Rosa Stadler, Paris (widow of the above)
Thence by descent to the present owner
Leicester, New Walk Museum and Art Gallery (on loan 1997-2019)
Munich, Städtische Galerie im Lenbachhaus, Franz Marc - The Retrospective, 2005-06, no. 182, illustrated in colour in the catalogue
Hanover, Sprengel Museum, Marc, Macke und Delaunay. Die Schönheit einer zerbrechenden Welt (1910-1914), 2009, no. 151, illustrated in colour in the catalogue
Annegret Hoberg & Isabelle Jansen, Franz Marc. The Complete Works, Munich, 2004, vol. II, no. 218, illustrated in colour p. 196
Like the Impressionists and Fauves before them, Marc and his contemporaries August Macke and Heinrich Campendonk wanted to escape the city and sought inspiration from the countryside. Attracted by the bucolic splendour and the abundance of farm life, in 1910 Marc moved near Sindelsdorf, a small town on the foothills of the Bavarian Alps. It is here that Marc’s wonderfully colourful artistic menagerie came to dominate his œuvre, culminating in compositions that explore the unity between man, animal and the landscape (fig. 1). The artist sought to replace the realistic depiction of individual animals with a more stylised one and shifted from naturalistic to symbolic colouration with the aim of capturing the essence of the animals. His depictions of dogs, deer, cows and horses, among others, possess a sublimated, timeless character unique to Marc’s work.
In Der Blaue Reiter Almanac, the 1912 publication co-edited by Marc and Kandinsky, the authors promoted their new artistic movement. The premise behind this new type of painting is explained by Marc Rosenthal: ‘The key to the Blue Rider was the belief in an approaching new epoch, one that was anti-materialist and spiritually inclined. Like the earlier German avant-garde known as Die Brücke, which had already announced a break with contemporary culture, the artists believed in a new world community and an altered definition of humanity. But Blue Rider thinking was in contrast transcendent. Especially pertinent was the desire, inherited from Romanticism, for unity with the universe and a cosmic system of reference points’ (M. Rosenthal, Franz Marc in America, Berkeley, 1979, p. 23). Marc in particular championed freedom of expression and a spiritualised, somewhat mystical, approach to representing the natural world.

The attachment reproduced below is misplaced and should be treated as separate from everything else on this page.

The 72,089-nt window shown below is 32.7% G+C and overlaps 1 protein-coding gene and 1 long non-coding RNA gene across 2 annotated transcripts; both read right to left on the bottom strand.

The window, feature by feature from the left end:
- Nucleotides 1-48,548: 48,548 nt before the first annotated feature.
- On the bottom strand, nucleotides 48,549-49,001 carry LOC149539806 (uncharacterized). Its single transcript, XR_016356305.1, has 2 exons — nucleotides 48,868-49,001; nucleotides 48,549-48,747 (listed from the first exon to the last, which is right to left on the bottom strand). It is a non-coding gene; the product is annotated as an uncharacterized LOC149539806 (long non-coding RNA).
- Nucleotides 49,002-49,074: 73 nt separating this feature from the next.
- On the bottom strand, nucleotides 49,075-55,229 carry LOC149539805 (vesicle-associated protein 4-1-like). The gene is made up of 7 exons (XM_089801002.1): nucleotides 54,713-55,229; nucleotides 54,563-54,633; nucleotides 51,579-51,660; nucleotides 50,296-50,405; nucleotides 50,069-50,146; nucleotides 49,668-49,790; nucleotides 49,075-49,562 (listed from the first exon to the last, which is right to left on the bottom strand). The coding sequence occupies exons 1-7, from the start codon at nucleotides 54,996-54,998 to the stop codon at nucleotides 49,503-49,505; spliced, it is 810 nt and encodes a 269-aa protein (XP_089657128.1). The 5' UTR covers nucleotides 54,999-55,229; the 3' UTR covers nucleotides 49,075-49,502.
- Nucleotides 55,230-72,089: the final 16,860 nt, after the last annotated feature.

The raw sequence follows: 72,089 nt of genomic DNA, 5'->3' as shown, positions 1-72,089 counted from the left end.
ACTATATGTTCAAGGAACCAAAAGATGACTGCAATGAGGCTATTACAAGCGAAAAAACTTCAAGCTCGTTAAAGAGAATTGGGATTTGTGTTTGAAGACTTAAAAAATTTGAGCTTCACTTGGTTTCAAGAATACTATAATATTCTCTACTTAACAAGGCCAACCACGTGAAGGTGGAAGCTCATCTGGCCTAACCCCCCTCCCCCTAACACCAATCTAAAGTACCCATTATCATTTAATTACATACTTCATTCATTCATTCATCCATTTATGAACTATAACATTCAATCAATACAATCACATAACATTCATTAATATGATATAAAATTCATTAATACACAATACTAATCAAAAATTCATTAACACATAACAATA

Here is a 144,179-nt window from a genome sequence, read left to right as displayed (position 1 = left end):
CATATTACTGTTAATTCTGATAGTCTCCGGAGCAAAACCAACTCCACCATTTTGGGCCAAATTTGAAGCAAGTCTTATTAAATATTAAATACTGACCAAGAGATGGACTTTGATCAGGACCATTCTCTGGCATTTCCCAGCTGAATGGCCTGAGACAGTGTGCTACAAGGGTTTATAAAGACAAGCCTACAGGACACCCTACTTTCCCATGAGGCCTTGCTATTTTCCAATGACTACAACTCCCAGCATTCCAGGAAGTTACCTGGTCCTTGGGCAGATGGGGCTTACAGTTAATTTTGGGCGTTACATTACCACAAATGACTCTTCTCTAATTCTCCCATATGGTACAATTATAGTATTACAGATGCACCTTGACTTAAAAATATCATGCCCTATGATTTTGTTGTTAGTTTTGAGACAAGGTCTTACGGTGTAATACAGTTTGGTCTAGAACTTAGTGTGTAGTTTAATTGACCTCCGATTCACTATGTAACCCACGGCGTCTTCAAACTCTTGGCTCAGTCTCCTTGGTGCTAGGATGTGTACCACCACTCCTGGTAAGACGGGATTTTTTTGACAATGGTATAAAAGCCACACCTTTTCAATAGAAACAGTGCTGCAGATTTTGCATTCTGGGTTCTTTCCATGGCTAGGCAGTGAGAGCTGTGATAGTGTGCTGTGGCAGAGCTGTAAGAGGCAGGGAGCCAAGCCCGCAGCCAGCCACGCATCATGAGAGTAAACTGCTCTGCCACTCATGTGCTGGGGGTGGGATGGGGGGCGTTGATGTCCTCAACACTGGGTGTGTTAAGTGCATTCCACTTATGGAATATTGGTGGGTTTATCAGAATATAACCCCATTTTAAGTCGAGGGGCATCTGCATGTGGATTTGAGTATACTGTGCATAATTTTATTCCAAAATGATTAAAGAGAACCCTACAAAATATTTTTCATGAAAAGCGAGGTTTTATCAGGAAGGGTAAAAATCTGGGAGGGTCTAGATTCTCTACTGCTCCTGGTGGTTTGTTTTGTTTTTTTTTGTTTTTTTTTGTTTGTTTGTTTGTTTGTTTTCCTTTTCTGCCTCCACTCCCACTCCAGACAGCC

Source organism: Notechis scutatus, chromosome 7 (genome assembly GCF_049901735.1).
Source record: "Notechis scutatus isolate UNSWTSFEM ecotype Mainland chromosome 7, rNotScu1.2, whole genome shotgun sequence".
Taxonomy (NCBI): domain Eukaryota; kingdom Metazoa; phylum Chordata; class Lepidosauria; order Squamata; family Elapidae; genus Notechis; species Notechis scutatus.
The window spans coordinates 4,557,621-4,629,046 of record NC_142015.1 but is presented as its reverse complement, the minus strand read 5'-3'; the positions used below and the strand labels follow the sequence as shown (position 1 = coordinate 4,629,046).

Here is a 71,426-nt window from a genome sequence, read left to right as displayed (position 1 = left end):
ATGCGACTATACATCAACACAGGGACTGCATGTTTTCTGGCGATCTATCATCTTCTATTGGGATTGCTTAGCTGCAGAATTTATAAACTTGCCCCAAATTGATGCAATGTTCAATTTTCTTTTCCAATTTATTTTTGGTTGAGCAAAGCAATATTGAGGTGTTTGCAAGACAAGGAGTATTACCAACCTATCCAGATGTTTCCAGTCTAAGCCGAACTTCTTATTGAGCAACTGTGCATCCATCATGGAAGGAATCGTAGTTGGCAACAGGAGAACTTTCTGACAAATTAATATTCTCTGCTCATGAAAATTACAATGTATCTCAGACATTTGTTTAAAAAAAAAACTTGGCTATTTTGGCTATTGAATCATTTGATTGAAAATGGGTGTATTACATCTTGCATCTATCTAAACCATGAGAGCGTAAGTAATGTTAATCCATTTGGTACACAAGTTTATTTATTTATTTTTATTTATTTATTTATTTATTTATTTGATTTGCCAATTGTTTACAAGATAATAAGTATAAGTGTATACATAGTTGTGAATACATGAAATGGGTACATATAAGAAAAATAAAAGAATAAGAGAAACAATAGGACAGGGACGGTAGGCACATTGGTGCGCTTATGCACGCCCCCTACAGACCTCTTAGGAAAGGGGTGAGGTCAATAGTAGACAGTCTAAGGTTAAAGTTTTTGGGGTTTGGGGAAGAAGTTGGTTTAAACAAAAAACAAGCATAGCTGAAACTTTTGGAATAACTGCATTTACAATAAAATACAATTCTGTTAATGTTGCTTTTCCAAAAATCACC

Marc became acquainted with the Cubist works of Picasso and Braque at the second exhibition of Neue Künstlervereinigung München (NKVM) held in 1910, and in 1912 he saw works by the Italian Futurists at Herwarth Walden’s Der Sturm gallery. Both of these experiences would have a profound effect on his own art. Annegret Hoberg writes: ‘In effect, from 1912 Franz Marc had succeeded in transforming the achievements of Cubism and Futurism with astonishing consistency. […] he intermeshes animals and environments, and organic and inorganic elements, by means of cubically chunky coloured shapes that were later fanned out in crystalline refraction to form a new unity’ (A. Hoberg in Franz Marc – The Retrospective (exhibition catalogue), op. cit., p. 41).
Another important source of influence was the Orphism of Robert Delaunay, whose paintings Marc saw only a few weeks before attending the Futurist exhibition at Der Sturm. ‘On a trip to Paris with August Macke in early October 1912, he had visited Robert Delaunay in his studio and seen the new series of Fenêtres begun in April that year [fig. 3]. With the motif of a silhouette seen through a coloured window pane, Delaunay had managed to construct pictures solely from the simultaneous contrasts of coloured planes and their rhythmic movements. […] Delaunay’s Orphism (to use Apollinaire’s term), with its transparent prisms and planes and the lively network of coloured fields, left a trace in virtually all Marc’s mature work’ (ibid., p. 42). In Zwei blaue Esel (Pferd und Esel) Marc achieved a harmony between the fractured and faceted style of the Cubists, the lyrical abstraction of Delaunay’s Orphism and his own uniquely animated subject.
Shortly after its execution, the present work was selected to be shown at the second exhibition of Der Blaue Reiter held in 1912 at Hans Goltz’s Galerie Neue Kunst in Munich. It was acquired at this exhibition by the Zurich-based collector Franz Stadler (1877-1959) and has remained in the same family to the present day. For over twenty years Zwei blaue Esel (Pferd und Esel) was on extended loan to the New Walk Museum and Art Gallery in Leicester, which was one of the first public museums in the United Kingdom and today holds the country’s largest collection of German Expressionist art.
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